When it comes to staying safe and remaining healthy, there are the obvious things we do every day to protect ourselves, such as looking both ways before crossing the street, paying attention as we descend the stairs, and watching out for ice in the wintertime. But other hazards that affect us as well, most of them invisible to the eye. Below are 13 environmental hazards to watch out for and what you can do if you detect them.
In or Around the Building
Oftentimes the mold in our homes or building is not readily visible and often goes undetected until it starts to affect our health. However, since some symptoms are the same as a cold, stuffy nose, wheezing, and watery eyes, most people believe they may just have a cold. However, since some mold can make a person seriously ill, even kill them, it is important to regularly test for mold.
2. Lead Paint
Lead paint for consumer use was banned in 1978, but homes and buildings built before then will likely have lead paint under layers of newer paint. Lead poisoning symptoms include learning difficulties, hearing loss, irritability, seizures, and more. There are several options for removing lead, but it is best for professionals to take care of it.
Formaldehyde is found in plywood, pressed wood, tobacco smoke, and is found in other commercial products as well and has been linked to cancer, skin rashes, and other issues. There are air test kits to detect formaldehyde in the air and the best ways to remove formaldehyde from the air in homes and businesses is with an air purifier that has a deep-bed activated carbon filter.
Surprisingly, the EPA has no ban on the use of asbestos, but it is a regulated air pollutant that is still used in fireproof clothing, motorcycle brakes, and some construction materials. Difficulty swallowing, shortness of breath, and facial swelling are associated with asbestosis from asbestos. It is possible to safely remove asbestos yourself, but many people prefer professional help.
Radon is an invisible, odorless, tasteless radioactive gas that causes lung cancer and radon is caused by the natural breakdown of uranium. Symptoms of radon exposure include hoarseness, tightness in the chest, and shortness of breath. There are radon testing kits you can buy. There are ways of taking care of radon, such as sealing sump covers.
6. Carbon Monoxide
This one is another common and silent killer. This is caused by appliances such as gas fires, central heating systems, water heaters, and other sources. It is recommended to use carbon monoxide detectors in the home and business. One way to prevent carbon monoxide is to have your appliances regularly serviced.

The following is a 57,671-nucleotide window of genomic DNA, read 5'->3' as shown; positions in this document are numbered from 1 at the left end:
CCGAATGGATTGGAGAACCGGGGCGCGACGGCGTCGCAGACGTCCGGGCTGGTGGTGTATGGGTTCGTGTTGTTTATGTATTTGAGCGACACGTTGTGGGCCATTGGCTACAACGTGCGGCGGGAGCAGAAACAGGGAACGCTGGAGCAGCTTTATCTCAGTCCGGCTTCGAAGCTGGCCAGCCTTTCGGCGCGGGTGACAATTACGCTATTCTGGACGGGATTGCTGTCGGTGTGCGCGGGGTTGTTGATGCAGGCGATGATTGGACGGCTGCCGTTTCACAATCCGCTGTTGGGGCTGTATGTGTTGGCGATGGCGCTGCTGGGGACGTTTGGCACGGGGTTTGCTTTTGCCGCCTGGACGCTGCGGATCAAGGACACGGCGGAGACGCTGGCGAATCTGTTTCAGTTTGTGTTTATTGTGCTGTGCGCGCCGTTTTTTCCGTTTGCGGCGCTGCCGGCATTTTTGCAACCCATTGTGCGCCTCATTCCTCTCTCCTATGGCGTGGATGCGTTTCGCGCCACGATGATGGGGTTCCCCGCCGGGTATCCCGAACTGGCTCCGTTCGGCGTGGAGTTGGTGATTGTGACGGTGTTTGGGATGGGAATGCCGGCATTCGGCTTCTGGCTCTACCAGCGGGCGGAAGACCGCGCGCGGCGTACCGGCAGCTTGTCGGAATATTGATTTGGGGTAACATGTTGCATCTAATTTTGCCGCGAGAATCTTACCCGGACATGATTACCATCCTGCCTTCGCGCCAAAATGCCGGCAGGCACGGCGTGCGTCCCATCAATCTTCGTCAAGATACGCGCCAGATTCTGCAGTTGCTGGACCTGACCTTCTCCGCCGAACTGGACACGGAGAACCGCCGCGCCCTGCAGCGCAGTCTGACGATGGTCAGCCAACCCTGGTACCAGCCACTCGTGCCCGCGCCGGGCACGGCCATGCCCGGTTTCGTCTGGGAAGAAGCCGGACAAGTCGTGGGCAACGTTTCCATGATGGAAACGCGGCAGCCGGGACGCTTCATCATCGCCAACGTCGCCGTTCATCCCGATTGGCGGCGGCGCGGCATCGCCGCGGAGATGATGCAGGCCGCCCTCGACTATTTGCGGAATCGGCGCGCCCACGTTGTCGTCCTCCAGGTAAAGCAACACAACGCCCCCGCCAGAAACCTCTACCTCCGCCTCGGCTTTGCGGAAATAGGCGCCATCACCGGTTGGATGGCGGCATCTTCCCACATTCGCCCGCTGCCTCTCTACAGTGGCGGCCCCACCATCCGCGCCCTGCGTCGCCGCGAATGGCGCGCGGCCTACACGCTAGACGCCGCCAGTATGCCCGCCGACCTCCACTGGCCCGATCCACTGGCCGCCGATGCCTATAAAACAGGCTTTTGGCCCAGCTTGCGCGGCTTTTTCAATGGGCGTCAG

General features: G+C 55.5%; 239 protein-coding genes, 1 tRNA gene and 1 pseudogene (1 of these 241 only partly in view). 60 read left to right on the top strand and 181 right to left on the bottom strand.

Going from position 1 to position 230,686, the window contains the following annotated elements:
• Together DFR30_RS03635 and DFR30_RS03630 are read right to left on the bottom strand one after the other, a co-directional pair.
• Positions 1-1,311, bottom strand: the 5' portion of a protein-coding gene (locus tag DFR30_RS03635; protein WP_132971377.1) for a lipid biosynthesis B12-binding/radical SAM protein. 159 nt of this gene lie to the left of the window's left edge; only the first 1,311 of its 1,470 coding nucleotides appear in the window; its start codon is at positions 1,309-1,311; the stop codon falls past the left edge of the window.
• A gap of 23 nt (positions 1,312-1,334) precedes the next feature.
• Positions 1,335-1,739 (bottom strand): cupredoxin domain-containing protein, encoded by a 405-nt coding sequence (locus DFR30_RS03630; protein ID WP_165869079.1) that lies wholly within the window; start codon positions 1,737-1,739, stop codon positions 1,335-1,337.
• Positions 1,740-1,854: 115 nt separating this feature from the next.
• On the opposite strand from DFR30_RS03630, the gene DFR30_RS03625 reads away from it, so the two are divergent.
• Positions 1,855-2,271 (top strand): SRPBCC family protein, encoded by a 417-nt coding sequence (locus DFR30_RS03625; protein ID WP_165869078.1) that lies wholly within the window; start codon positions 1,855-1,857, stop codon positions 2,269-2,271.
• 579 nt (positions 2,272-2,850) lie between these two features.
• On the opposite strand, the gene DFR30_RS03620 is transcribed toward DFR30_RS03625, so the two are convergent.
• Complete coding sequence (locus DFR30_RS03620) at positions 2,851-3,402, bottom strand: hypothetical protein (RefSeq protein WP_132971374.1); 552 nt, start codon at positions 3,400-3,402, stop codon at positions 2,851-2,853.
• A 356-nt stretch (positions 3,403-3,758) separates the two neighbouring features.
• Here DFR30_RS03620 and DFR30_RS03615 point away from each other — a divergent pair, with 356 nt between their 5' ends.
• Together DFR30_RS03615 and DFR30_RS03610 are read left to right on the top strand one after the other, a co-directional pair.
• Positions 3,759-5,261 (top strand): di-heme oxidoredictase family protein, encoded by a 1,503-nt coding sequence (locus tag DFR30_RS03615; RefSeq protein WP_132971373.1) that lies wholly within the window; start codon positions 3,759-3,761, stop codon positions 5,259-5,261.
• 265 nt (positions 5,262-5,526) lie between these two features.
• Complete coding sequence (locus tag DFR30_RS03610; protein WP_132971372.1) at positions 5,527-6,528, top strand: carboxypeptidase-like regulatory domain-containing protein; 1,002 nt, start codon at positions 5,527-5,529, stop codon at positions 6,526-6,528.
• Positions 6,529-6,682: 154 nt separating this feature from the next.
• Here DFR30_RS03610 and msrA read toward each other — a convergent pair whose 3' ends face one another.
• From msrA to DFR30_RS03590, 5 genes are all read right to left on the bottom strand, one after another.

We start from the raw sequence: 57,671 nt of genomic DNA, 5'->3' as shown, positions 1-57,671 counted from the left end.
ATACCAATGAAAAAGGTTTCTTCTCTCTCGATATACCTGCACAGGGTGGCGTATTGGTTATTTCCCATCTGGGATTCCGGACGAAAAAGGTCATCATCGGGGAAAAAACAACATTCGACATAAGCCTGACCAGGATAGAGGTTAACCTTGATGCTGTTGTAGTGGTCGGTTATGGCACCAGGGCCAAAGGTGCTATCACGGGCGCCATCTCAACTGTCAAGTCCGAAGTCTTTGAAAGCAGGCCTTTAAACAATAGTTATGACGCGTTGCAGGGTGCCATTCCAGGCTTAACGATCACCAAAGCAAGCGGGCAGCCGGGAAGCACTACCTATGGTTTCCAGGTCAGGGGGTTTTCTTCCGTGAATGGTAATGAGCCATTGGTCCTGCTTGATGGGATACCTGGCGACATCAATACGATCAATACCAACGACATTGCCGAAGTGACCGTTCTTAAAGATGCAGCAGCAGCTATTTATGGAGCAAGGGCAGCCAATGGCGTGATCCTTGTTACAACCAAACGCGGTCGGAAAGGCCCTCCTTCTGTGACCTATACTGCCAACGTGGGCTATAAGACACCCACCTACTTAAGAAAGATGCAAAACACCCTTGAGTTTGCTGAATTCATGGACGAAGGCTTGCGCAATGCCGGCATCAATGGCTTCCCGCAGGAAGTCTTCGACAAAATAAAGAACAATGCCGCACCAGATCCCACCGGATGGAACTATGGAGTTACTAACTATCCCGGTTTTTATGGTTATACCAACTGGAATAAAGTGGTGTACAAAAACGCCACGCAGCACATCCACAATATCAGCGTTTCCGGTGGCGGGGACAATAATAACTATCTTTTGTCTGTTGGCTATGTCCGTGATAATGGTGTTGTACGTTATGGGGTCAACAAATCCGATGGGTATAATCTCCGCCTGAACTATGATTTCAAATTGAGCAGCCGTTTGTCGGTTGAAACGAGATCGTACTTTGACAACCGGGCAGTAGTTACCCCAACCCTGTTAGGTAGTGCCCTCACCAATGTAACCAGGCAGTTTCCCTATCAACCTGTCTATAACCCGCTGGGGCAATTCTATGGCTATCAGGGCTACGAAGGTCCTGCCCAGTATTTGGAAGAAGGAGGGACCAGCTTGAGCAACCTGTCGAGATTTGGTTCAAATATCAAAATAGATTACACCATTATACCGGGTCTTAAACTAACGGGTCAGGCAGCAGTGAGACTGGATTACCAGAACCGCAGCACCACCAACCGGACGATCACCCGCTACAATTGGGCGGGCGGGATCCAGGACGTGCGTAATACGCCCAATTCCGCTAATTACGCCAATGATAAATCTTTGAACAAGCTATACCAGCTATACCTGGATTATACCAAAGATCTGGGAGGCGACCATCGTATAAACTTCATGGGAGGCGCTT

On Your Property
7. Underwater Tanks
An underwater and underground tank can cause a whole number of issues. Whatever the tank is storing can leech into the ground and then carried off by the rain into the sewer and contaminate drinking water, lakes, streams, or even catch fire.
8. Damaged Sewer Lines
Damaged sewer pipes can cause flooding, water contamination, and damage to roads and properties. If the sewer line is causing flooding, it can damage the properties in the area. It can also damage roads and properties by causing a sinkhole.
Groundwater can become contaminated from road salts, feces, chemicals, and all sorts of man-made and natural materials. This not only makes it unfit to drink, but can cause animals to become sick and contaminates streams, rivers, and plant life as well.
In the Nearby Area
10. Superfund Sites and Brownfields
A brownfield is a land that has been previously developed and may be potentially contaminated. Superfund sites are abandoned waste sites such as mines, oil refineries, and other industrial-type areas. These places contaminate the land and water with oil, radioactive material, or other waste matter.
Flooding is a common environmental hazard that damages homes, businesses and can cause other environmental hazards from that damage.
12. Natural Gas
Natural gas is used to heat the home, but it is also used to make antifreeze, fertilizer, and other materials. Natural gas produces nitrogen oxides, which then produces smog, but produces much more methane than CO2.
13. Air Pollution
Air pollution can not only reduce the visibility of the skyline, but can have a profound impact on people, plants, water, and animals. It increases the risk of asthma, heart attacks, strokes in people, causes acid rain, and alters cell structures of plants
There are many ways to protect yourself from many of the environmental hazards, or at least mitigate their impact. On days with low air quality, minimize the time you spend outside. Be sure to regularly test for mold, radon, and other hazards and have a plan in place for when and if other hazards do occur or are detected.